“Normally we use our [1800s] cabin that we have for a lot of living history events, but this one’s a little more themed to Christmas [and] the holiday season,” said Red Top Naturalist Marcus Toft, adding people are encouraged to bring a camera and take complimentary photographs with Santa Claus. “So we’ll be having some cooking demonstrations, but we’ll be making hot cider and Christmas cookies, things that are more Christmas-related. We’ll also have the musicians. They’ll be playing some Christmas music, [and] we’re going to have some games and activities that would have been played in the 19th century around Christmastime.
“... [We want to show] the way that the holidays were celebrated 100 to 150 years ago as opposed to the way we do it now — there’s so much commercialization and it’s so much about the merchandising and everything. This is just a simpler way of celebrating it, but also a fun way and a way that can take you back and you may not have experienced before. I guess simple is the best word for [it].”
For Peggy Martin, music coordinator for the Friends of Red Top organization, the upcoming event is an ideal opportunity to showcase instruments from an earlier generation.
“[Since] the cabin is [from] the middle to late 1800s, we’re using instruments [such as] the old clawhammer banjo, the dulcimers, autoharp, hammered dulcimer, bowed dulcimer and that sort of thing,” Martin said. “So we will be doing a low-key, all-day porch picking. ... It’s fun to work with the kids when they’ve never seen any of these things before. A lot of families bring their kids in just to be able to touch and feel and hear, stand next to an instrument playing. [It’s] something they don’t see in school.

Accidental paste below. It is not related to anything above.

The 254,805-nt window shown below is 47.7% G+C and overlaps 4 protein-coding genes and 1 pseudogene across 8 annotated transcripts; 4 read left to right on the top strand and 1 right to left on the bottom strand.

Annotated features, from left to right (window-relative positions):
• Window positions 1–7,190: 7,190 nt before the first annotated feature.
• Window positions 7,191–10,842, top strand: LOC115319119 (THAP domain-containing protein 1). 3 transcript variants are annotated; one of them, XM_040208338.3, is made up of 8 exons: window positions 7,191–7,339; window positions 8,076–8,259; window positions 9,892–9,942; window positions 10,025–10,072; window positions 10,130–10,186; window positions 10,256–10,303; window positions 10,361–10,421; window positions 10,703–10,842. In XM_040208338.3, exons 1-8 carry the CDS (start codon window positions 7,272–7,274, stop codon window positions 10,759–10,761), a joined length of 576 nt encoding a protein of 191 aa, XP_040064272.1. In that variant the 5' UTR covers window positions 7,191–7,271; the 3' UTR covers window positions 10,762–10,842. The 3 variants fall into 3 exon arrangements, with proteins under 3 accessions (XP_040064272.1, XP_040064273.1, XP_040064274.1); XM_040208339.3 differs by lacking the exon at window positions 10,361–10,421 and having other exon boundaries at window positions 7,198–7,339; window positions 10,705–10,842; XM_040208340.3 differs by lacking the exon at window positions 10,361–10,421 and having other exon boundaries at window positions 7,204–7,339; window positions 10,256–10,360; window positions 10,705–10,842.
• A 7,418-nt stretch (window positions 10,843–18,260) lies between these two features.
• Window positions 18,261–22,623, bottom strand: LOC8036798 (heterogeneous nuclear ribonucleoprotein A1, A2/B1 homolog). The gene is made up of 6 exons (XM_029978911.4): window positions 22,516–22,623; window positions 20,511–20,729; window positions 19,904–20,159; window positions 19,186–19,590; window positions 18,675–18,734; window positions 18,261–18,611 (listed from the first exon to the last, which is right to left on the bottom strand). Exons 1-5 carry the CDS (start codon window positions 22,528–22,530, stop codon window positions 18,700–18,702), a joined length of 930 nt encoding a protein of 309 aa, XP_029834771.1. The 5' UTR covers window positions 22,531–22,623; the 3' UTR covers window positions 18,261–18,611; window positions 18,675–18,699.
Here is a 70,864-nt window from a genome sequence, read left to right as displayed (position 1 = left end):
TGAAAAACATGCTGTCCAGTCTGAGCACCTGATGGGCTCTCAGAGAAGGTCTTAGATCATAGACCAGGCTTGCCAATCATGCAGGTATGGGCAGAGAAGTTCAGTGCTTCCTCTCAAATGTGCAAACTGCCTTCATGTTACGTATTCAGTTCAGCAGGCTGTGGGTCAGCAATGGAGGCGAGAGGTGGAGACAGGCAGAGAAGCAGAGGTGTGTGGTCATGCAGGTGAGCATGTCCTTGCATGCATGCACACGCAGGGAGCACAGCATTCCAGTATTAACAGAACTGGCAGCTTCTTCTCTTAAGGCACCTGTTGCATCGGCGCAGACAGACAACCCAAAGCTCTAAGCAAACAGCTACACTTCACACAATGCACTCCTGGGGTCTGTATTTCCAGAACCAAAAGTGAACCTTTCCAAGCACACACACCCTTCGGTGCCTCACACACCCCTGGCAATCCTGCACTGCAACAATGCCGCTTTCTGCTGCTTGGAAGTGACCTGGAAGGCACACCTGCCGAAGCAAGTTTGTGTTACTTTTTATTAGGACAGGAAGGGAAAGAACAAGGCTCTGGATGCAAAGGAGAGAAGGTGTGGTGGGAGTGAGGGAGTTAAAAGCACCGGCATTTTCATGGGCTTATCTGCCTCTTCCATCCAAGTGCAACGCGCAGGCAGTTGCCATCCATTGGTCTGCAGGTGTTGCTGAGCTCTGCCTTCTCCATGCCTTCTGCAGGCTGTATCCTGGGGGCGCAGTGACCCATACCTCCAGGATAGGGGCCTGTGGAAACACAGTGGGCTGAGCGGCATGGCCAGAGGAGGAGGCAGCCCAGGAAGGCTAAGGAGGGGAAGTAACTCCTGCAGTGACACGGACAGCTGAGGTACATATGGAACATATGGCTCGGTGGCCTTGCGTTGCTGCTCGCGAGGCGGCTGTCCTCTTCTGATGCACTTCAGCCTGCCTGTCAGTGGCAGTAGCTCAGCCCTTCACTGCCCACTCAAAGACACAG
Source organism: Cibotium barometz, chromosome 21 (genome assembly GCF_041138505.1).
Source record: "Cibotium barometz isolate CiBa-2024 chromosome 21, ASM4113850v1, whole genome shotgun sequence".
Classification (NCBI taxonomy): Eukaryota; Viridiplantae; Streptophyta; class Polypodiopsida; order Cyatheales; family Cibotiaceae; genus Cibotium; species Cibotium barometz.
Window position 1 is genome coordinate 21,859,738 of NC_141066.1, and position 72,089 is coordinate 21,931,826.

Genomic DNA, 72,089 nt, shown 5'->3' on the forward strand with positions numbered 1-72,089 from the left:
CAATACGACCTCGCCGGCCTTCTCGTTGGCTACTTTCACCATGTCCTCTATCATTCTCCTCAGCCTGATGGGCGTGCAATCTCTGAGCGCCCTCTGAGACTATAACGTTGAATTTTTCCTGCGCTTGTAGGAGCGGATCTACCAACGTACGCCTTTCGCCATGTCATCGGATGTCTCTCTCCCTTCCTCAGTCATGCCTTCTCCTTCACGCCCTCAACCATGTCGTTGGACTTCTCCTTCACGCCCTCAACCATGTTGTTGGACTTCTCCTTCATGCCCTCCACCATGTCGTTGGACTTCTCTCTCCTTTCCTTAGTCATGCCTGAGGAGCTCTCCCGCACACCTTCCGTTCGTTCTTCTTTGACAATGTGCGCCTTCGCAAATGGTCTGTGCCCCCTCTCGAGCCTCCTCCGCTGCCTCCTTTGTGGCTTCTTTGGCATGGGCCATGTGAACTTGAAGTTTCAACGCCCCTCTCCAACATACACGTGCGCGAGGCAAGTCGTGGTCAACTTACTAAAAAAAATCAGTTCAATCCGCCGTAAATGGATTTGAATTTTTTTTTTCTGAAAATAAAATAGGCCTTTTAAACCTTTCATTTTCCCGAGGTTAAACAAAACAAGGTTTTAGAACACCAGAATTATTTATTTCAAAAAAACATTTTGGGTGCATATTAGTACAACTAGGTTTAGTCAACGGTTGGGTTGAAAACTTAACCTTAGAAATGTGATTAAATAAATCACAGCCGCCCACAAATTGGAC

“A lot of people just seem to really enjoy the old waltzes, just the old music that was played back then [when] people didn’t have radios. They didn’t have record players. They visited neighbors. And they brought their instruments, sat on the porch and played. ... We’re happy to do things for Red Top. We love this park and we’re also happy to just have those instruments being represented.”
For more information, call 770-975-0055 or visit www.gastateparks.org. To attend the free event, individuals will need to have an annual pass or purchase a $5 daily ParkPass.